W3C home > Mailing lists > Public > xml-dist-app@w3.org > September 2001

RE: text/xml for SOAP is incorrect

From: Dick Brooks <dick@tech-comm.com>
Date: Tue, 18 Sep 2001 09:35:20 -0500
Message-ID: <001801c1404f$253c7e00$aa15a8c0@ercot.com>
To: <dan@dankohn.com>, <xml-dist-app@w3.org>
Cc: <John_Barton@hpl.hp.com>, <simonstl@simonstl.com>, <mmurata@trl.ibm.co.jp>, <distobj@acm.org>
Dan wrote,

>As XML becomes more common, it is quite likely to have multiple XML parsers
on
>your machine. The issue for the MIME transport engine, then, is to which
parser the
>MIME object should be dispatched. Clearly, a DocBook or RFC 2629-based XML
>document should be handled differently than SOAP. Now yes, this is exactly
what
>DTDs are for, but the argument is that also putting the information in the
MIME type
>makes dispatch much simpler, especially for existing mail, file, and HTTP
engines
>(not to mention emerging BEEP ones). These arguments are well-covered in
>Appendix A of RFC 3023.

The pre-SOAP version of ebXML's message service followed RFC 3023 and
created a MIME media type of application/eb+xml. This MIME media type was
chosen so that generic message brokers could  dispatch incoming messages to
the proper handler by a simple mapping each media type to a specific handler
(as described by Dan).

When ebXML's Message Service converged with SOAP the application/eb+xml
media type was replaced with text/xml, per SOAP 1.1. This posed a problem
for generic message brokers because they could no longer identify the
correct message handler from the MIME Content-type header.

There are two general approaches to solve this problem for generic message
brokers:

1. provide them with intimate knowledge of every message tagged with
text/xml so they can examine XML documents to decide which message handler
should receive and process the message/document.

2. Use a MIME header to provide the information needed by generic message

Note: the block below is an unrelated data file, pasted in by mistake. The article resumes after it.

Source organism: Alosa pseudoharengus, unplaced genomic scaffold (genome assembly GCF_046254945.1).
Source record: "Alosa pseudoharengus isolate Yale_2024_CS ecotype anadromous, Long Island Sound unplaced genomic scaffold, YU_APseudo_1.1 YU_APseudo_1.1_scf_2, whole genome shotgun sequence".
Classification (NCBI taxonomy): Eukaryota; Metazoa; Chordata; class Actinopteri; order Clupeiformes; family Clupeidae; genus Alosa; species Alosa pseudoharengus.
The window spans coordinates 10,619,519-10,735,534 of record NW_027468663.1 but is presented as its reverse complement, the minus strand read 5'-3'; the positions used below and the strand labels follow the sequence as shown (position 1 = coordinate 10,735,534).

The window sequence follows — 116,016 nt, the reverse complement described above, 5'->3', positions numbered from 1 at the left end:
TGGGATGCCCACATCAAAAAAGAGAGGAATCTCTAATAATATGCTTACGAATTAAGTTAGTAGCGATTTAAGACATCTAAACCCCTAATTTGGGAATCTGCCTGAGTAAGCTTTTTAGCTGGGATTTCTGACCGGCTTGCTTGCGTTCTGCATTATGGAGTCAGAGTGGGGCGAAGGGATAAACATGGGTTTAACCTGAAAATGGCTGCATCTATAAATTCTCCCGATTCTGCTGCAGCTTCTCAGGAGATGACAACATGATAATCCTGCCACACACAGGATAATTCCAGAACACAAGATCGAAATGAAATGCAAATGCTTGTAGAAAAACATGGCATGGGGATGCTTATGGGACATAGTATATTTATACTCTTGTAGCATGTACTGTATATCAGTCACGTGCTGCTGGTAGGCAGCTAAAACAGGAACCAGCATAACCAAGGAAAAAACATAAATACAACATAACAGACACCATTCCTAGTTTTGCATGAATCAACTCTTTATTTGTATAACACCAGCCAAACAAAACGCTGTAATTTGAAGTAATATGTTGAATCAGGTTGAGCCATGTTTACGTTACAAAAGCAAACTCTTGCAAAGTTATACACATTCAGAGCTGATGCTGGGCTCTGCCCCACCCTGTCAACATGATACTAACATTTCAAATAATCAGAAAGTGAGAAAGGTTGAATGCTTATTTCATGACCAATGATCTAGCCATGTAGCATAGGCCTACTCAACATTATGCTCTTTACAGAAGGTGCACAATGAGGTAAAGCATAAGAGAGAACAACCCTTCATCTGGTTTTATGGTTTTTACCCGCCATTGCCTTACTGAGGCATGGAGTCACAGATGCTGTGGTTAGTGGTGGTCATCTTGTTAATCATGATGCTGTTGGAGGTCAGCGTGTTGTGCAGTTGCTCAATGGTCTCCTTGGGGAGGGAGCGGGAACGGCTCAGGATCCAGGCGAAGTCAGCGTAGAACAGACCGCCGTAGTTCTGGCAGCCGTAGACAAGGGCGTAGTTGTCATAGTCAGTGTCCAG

brokers to dispatch processing to the proper message handler without having
to process/scutinize the message body.

ebXML chose to follow 2. The SOAPAction header is being used to provide the
"clue" needed by generic message brokers to identify the proper message
handler.

I'm currently working on a project  in the Energy industry where ebXML's
Message Service will be used for secure transport functions. This is a
*very* high volume transaction processing site that receives different types
of XML, EDI and multipart/form-data messages. The generic message broker
used by this site cannot be bogged down by having to scrutinize each message
body to determine proper processing. It's imperative to make dispatching
information available at the MIME header level so that generic message
brokers can dispatch message processing quickly and efficiently.

If the XMLP workgroup were to "loosen" the restriction on the MIME media
type (text/xml) by allowing RFC 3023 types, I believe this would eliminate
the need for the SOAPAction header, as it pertains to ebXML.

Dick Brooks
co-author ebXML Message Service 1.0
Received on Tuesday, 18 September 2001 10:33:10 GMT

This archive was generated by hypermail 2.2.0+W3C-0.50 : Monday, 7 December 2009 10:59:03 GMT